Down but not out: insulin-producing cells can bounce back after drug treatment

Insulin is a hormone produced by cells in the pancreas called β-cells. Insulin keeps blood sugar levels from getting too high (hyperglycemia) or too low (hypoglycemia). Diabetes is a chronic disease in which the body either doesn’t produce enough insulin (Type 1) or cannot use the insulin it does produce (Type 2). Managing blood sugar levels is important as high blood sugar can cause complications such as kidney disease, eye disease, heart attack, or nerve damage. Diabetes management includes monitoring physical activity, nutrition, weight, stress, and blood pressure. Type 1 diabetes is always treated with insulin, and Type 2 may require insulin and/or other medications. One such group of medications are called sulfonylureas. Sulfonylureas are used to treat Type 2 diabetes as they bypass the normal glucose-sensing mechanism to initiate insulin secretion. As a result, blood-glucose levels lower and the risk of secondary complications decreases. Unfortunately, prolonged treatment eventually exhausts the insulin-producing β-cells leading to a loss of blood sugar regulation. The mechanism by which chronic sulfonylurea treatment affects β-cells is poorly understood.

In their article, Remedi and Nichols injected slow-release pellets with a type of sulfonylurea called glibenclamide into mice. They then monitored the mice’s blood sugar levels. They found that the mice progressively developed diabetes and were unable to secrete insulin. After the drug was washed out, insulin levels rebounded. This study may seem simple, but it tells us that sulfonylureas do not cause irreversible damage or β-cell death, and exhausted β-cells can recover to produce insulin again. This study also utilized normal mice rather than genetically-modified mice, which alleviated concerns about potential defects in pancreas development in mutant mice. Future work should address the precise mechanism of reversible suppression of insulin secretion by sulfonylurea treatment.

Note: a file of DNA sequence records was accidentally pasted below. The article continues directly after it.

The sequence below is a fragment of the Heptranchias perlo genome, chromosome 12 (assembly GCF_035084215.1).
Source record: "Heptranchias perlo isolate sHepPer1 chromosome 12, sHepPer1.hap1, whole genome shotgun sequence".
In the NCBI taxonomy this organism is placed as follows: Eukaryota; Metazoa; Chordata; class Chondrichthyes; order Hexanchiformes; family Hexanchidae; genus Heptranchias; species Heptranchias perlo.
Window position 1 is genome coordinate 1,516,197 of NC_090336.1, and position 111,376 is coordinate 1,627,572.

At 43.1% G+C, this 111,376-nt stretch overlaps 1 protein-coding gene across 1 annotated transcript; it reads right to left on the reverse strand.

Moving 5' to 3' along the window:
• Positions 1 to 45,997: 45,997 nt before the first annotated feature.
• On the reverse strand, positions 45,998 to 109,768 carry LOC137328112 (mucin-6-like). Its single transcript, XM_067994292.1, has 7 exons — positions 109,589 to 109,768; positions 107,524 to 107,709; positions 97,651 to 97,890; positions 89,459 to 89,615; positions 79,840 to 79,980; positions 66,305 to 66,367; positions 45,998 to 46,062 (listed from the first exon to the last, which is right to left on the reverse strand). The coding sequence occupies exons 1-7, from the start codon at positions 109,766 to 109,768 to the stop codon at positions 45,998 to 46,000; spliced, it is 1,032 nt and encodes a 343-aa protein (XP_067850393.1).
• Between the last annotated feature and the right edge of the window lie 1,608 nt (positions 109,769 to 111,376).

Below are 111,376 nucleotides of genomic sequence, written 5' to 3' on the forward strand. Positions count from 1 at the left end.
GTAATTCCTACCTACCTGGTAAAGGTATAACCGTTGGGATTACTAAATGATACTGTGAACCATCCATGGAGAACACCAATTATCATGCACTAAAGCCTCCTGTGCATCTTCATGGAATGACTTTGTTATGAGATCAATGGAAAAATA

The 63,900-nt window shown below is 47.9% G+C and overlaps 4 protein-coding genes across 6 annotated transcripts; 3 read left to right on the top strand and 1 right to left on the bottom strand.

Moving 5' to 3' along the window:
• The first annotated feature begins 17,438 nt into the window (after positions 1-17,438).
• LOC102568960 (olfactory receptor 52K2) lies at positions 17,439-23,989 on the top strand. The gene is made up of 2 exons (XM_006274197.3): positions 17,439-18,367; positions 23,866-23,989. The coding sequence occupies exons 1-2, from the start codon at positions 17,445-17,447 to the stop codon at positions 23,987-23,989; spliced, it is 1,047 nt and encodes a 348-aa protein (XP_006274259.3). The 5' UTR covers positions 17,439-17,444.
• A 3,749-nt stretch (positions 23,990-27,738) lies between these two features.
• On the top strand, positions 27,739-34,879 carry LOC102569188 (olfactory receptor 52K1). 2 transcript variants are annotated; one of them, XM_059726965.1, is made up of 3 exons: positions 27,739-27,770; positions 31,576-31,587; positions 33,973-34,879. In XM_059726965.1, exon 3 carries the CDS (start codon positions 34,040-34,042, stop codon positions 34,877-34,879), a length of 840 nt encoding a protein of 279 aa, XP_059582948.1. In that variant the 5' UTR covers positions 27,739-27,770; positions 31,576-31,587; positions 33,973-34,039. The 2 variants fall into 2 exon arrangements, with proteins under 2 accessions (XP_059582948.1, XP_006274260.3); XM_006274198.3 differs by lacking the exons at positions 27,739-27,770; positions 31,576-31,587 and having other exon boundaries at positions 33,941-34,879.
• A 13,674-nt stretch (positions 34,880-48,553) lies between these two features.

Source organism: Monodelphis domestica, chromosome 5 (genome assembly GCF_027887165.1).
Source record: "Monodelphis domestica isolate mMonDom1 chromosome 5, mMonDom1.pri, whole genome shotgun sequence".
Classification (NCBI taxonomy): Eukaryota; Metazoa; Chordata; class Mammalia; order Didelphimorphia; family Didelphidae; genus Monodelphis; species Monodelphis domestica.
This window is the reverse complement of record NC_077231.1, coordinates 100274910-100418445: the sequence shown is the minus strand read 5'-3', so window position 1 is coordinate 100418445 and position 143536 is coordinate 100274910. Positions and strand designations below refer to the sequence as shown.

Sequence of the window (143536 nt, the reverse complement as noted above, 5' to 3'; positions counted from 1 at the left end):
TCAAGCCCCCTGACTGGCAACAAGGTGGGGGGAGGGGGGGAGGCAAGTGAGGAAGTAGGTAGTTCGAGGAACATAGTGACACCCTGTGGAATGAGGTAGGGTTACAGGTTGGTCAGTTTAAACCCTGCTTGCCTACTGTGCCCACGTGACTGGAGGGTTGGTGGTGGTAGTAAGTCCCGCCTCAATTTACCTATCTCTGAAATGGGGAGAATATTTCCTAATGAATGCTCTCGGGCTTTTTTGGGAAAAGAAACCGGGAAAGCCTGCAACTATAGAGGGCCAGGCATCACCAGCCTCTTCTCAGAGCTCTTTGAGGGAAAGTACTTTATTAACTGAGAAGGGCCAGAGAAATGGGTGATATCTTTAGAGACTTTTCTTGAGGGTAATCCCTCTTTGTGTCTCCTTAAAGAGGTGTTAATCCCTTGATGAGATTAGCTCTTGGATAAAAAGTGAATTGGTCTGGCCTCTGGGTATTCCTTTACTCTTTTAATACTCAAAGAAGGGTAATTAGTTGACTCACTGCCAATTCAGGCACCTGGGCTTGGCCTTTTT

Fun fact: In August 1978, Dr. Herbert Boyer produced synthetic insulin using transgenic genetically modified bacteria! 

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Summary written by: iGEM Team HAFS (South Korea)

To read the full article, please click the following link:

9Chronic Antidiabetic Sulfonylureas In Vivo: Reversible Effects on Mouse Pancreatic β-Cells

Maria Sara Remedi, Colin G Nichols

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